Raising the Standard.

Grown in GA

Cleveland, GA. (Photo credit: Al Stephenson)

If you asked a Georgian what our state’s number one industry is, what would they say? Manufacturing? Coca-Cola? Cinema?

How many would say agriculture?

As the state’s oldest and most prosperous industry, agriculture contributes more than $70 billion each year to Georgia’s economy. It also serves as the primary source of employment in the state, with at least one in seven people working in the fields of agriculture and environmental sciences. Agriculture obviously plays an important role in the state of Georgia, but how did it all start?

In 1773, when Georgia’s founder James Oglethorpe landed near Savannah to start the British colony of Georgia, he sought advice from Native Americans on how to hunt and grow food in the area. The Native Americans taught the colonists how to farm for corn, rice and other crops. The colonists quickly caught on to the production of such crops and began sending surpluses back to England. As farming continued to develop across the colony, the colony’s Trustees decided to establish a ten-acre experimental garden within the city of Savannah to facilitate research and introduce new productivity techniques for growers. This experimental garden, America’s first agricultural experiment station, began introducing new variations of cropsmost importantly, cotton.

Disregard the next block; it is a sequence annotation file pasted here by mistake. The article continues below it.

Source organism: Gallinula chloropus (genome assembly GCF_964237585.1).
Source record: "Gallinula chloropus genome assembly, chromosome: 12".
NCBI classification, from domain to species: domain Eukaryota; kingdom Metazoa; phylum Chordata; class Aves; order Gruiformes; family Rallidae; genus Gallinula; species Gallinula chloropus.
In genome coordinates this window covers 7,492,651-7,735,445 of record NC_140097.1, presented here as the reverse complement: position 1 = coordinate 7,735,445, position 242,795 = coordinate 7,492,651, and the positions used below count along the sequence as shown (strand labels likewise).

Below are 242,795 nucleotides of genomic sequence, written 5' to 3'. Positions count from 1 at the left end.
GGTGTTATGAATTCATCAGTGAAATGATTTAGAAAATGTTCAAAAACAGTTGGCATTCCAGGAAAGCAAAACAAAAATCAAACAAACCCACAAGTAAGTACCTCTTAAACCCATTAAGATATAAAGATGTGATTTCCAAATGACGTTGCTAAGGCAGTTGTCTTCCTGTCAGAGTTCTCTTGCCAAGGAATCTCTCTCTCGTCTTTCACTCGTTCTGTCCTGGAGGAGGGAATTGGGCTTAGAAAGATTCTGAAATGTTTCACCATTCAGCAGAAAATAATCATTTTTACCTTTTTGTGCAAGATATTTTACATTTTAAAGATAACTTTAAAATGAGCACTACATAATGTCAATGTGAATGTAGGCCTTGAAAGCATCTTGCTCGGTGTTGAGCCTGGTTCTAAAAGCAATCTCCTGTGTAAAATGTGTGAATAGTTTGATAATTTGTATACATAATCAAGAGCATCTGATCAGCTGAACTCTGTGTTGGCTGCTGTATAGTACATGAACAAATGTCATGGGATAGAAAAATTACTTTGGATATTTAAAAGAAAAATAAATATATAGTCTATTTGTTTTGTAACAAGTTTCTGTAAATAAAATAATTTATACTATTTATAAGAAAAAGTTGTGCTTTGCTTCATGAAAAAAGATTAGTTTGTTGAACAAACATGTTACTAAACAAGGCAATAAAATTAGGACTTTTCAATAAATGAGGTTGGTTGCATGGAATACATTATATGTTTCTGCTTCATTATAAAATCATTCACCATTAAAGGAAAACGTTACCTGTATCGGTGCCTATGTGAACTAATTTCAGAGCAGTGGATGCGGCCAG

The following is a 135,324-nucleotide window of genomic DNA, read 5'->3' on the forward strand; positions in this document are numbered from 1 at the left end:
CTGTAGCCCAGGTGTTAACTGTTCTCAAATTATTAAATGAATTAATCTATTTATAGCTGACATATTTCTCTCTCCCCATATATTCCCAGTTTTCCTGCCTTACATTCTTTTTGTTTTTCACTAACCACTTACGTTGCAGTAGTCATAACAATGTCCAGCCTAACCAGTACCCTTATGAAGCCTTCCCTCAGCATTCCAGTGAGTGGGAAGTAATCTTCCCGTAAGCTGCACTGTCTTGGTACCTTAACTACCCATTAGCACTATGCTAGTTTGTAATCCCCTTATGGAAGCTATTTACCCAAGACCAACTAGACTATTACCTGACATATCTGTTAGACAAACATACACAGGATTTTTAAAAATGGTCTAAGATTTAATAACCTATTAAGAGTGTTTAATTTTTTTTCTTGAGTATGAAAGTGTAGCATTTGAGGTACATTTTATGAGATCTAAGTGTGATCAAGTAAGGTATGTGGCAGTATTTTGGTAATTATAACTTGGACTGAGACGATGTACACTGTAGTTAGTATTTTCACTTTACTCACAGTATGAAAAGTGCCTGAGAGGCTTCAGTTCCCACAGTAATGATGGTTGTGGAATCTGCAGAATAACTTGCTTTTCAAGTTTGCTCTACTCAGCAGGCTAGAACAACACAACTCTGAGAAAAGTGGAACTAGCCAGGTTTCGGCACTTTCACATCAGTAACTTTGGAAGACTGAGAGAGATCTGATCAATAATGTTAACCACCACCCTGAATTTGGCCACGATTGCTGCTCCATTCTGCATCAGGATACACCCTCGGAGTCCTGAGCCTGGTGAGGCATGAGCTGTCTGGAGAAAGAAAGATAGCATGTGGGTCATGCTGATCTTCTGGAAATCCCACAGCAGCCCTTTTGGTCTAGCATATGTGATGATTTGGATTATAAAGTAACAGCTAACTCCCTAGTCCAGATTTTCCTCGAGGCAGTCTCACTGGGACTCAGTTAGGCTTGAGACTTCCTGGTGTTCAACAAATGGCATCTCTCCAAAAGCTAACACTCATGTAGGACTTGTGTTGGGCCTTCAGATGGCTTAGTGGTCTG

Cotton became King in the state of Georgia from the late 1700s to the early 1900s with the help of Eli Whitney’s famous cotton gin, invented about 10 miles outside of Savannah at the Mulberry Grove Plantation. Cotton transformed the state and brought more money to the region than ever beforethat is, until the great boll weevil infestation of 1915. It would not be until the late 1980s that Georgia’s cotton industry recovered from its boll weevil problems; along the way, Georgia diversified in new forms of agricultural production like livestock, peanut farming and forestry. Despite dramatic change, Georgia remains one of the best places in America for agriculture.

Crucially, the state’s diverse climate can produce a wide variety of crops. Practically any form of crop or livestock can be grown somewhere in the state.

Though Georgia is known for its peaches and Vidalia onions, it produces the most peanuts, pecans and broilers in the country. Additionally, Georgia-grown watermelons, many forms of greens and corn rank among the nation’s best in quality and quantity.

The state of Georgia also remains one of the best places in the nation for agriculture due to research done at the University of Georgia’s College of Agriculture and Environmental Design. UGA’s College of Agriculture is perennially ranked among the top ten agricultural schools in the United States and offers some of the finest and most useful research available to farmers. With a tool like the College of Agriculture, farmers can receive top-flight growing tips and information on practical farming techniques to benefit their farms and the state economy.

Agriculture is a key player in Georgia and will remain so for many years to come. Though it is often overlooked, the state of Georgia would look very different without its strong agricultural sector. So, next time you eat at a nice restaurant, have a barbeque or make yourself a PB&J, thank a farmer; your food is probably from Georgia.

—Russell Dye is a junior studying political science and horticulture

(Like what you see? Support THE ARCH CONSERVATIVE!)